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Anna
Anna, Reptile Expert, Biologist
Category: Reptile
Satisfied Customers: 11193
Experience:  Have owned turtles, snakes, amphibians, and lizards. Study and provide habitat for wild herps.
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I converted my 2-inch baby turtles yesterday to a 30-gallon

Customer Question

I converted my 2-inch baby turtles yesterday to a 30-gallon tank. Had
a lot of problems making basking area. I had eight inches of water in tank . The were not basking. I bought new one. My one yellow slider is swimming on his side now. I lowered water level to 5 inches. The current was strong moved water out take valve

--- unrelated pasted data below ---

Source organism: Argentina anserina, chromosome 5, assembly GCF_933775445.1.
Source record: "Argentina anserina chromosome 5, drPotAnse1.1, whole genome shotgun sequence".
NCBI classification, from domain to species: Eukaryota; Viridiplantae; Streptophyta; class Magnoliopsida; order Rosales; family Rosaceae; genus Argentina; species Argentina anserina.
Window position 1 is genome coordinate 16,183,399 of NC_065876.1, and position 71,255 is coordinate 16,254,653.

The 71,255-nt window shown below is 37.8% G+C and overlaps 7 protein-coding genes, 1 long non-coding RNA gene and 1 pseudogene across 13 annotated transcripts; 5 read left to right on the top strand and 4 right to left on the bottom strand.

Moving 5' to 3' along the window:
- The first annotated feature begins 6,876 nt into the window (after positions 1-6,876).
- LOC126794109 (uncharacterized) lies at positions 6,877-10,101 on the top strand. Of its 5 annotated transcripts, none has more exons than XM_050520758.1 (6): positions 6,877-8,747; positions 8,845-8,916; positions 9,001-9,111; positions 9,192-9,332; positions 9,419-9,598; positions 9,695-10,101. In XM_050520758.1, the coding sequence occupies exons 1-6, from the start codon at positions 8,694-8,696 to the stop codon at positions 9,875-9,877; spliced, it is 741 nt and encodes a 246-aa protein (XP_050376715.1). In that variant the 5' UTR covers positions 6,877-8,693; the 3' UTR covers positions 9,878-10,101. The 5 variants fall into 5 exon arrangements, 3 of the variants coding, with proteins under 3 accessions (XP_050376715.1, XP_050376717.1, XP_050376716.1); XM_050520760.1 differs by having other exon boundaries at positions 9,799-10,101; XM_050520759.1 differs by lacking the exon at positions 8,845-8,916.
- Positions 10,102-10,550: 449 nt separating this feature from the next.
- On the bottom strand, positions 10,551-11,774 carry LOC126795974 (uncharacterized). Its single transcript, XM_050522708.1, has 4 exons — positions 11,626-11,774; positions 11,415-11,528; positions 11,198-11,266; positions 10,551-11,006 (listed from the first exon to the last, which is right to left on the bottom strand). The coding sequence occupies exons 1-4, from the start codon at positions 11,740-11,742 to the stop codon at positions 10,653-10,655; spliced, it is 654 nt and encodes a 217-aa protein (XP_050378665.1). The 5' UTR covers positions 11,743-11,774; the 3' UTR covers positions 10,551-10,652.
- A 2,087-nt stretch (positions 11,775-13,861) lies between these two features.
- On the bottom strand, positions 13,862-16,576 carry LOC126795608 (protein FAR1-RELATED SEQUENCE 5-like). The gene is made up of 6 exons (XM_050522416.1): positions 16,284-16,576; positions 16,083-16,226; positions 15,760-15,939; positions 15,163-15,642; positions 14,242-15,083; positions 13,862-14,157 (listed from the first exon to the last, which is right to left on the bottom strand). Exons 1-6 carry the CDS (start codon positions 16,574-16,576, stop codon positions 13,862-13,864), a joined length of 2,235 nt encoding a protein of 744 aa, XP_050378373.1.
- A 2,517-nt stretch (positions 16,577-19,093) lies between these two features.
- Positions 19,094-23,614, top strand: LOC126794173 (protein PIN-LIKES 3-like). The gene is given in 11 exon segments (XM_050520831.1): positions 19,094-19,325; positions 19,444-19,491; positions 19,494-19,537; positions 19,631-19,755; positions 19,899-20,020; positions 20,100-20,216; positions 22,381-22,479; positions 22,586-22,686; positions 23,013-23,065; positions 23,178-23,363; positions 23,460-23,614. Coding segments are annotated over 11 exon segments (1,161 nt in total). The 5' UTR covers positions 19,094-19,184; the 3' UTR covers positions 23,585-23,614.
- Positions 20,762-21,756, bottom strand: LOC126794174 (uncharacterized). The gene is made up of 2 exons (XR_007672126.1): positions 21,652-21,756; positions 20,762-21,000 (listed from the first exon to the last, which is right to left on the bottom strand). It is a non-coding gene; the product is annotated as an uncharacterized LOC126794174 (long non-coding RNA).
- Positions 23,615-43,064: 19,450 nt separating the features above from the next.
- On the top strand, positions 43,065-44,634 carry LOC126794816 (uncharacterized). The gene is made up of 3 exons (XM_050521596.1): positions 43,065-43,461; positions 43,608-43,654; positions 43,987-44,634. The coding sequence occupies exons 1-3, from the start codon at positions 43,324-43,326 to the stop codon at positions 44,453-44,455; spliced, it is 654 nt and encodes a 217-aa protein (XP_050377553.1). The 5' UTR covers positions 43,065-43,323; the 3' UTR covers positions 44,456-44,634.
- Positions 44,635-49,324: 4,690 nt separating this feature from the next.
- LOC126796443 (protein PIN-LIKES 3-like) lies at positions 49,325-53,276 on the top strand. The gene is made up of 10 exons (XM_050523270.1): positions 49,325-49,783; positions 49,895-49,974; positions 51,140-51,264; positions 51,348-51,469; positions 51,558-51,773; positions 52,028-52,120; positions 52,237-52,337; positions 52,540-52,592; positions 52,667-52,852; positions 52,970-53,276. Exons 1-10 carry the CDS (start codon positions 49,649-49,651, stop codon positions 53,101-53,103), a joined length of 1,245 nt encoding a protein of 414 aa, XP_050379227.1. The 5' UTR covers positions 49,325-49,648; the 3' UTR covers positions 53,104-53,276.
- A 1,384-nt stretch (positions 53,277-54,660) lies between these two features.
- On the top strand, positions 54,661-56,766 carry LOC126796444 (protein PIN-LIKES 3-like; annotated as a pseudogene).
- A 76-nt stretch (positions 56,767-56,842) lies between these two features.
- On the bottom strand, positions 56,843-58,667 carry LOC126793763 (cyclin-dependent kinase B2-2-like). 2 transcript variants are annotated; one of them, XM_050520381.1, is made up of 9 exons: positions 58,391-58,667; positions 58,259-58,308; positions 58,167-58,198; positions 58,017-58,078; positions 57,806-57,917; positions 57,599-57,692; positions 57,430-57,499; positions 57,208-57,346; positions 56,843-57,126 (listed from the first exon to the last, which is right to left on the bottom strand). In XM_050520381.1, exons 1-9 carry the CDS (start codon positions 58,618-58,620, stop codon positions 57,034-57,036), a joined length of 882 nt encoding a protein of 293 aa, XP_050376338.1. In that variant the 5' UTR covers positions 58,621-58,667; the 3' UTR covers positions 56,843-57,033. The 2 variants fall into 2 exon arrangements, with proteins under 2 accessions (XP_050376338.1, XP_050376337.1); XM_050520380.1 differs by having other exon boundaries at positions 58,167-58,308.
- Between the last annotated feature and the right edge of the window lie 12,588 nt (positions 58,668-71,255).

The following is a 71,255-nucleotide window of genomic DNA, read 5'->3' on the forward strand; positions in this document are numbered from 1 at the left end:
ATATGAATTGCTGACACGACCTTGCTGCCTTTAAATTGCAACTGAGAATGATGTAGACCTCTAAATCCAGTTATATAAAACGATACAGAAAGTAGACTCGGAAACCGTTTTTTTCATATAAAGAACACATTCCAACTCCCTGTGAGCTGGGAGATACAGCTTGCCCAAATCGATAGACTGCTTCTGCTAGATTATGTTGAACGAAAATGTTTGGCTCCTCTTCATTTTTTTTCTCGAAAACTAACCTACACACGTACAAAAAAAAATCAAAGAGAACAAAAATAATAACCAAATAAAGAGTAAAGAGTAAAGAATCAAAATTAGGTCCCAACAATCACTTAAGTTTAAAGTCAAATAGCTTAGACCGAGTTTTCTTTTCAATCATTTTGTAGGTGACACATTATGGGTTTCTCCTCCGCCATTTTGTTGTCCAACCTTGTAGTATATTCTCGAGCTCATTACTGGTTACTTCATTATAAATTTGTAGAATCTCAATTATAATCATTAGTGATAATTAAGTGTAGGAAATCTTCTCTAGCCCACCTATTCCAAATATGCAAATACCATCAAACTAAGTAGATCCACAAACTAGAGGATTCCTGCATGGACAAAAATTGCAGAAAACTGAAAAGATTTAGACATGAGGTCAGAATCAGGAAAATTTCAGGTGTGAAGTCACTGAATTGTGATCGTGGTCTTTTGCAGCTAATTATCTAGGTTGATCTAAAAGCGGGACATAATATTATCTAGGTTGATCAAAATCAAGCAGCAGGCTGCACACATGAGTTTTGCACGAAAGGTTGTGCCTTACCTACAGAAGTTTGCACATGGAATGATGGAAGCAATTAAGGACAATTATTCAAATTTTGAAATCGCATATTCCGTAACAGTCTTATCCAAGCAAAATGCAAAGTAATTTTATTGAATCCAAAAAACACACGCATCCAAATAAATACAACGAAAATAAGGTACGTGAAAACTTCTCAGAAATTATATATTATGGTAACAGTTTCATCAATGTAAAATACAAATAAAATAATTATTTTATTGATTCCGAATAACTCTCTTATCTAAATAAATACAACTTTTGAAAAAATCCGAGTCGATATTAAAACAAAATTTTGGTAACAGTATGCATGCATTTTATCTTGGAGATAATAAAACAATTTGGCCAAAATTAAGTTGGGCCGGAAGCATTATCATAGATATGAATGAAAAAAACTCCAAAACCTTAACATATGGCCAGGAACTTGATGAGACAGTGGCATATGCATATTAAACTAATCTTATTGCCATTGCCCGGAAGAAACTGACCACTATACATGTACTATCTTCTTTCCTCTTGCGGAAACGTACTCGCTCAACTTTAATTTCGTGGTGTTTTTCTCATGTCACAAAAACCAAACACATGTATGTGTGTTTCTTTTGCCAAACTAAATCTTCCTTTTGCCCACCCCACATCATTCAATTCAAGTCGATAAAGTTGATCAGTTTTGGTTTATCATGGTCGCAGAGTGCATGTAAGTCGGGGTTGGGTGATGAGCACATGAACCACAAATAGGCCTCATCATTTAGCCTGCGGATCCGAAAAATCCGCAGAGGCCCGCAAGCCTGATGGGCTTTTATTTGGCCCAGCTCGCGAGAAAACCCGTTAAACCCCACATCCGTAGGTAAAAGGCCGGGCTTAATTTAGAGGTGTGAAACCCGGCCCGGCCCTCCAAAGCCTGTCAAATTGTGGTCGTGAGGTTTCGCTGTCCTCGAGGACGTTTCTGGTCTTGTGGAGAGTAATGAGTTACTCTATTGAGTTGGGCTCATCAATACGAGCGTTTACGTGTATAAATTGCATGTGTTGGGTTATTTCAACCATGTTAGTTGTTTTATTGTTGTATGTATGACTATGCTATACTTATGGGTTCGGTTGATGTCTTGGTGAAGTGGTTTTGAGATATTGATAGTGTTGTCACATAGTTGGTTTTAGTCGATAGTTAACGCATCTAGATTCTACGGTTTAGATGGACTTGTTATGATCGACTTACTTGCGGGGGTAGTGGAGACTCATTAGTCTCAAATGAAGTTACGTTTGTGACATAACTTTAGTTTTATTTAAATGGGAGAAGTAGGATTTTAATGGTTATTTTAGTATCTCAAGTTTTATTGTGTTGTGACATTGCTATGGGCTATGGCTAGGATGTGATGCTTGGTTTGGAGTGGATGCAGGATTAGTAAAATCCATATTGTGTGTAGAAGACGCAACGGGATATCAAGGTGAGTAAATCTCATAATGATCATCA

Submitted: 8 months ago.
Category: Reptile
Expert:  Anna replied 8 months ago.
Hello and welcome. I apologize that no one responded to you sooner. Different experts come online at various times. I just logged on and saw your question. If you still need help, let me know how the turtles are doing now.Also, what temperatures do you maintain under the basking light and in the water?If you are asked to rate my service, please don't do that just yet since we are just beginning. Thank you.m
Expert:  Anna replied 8 months ago.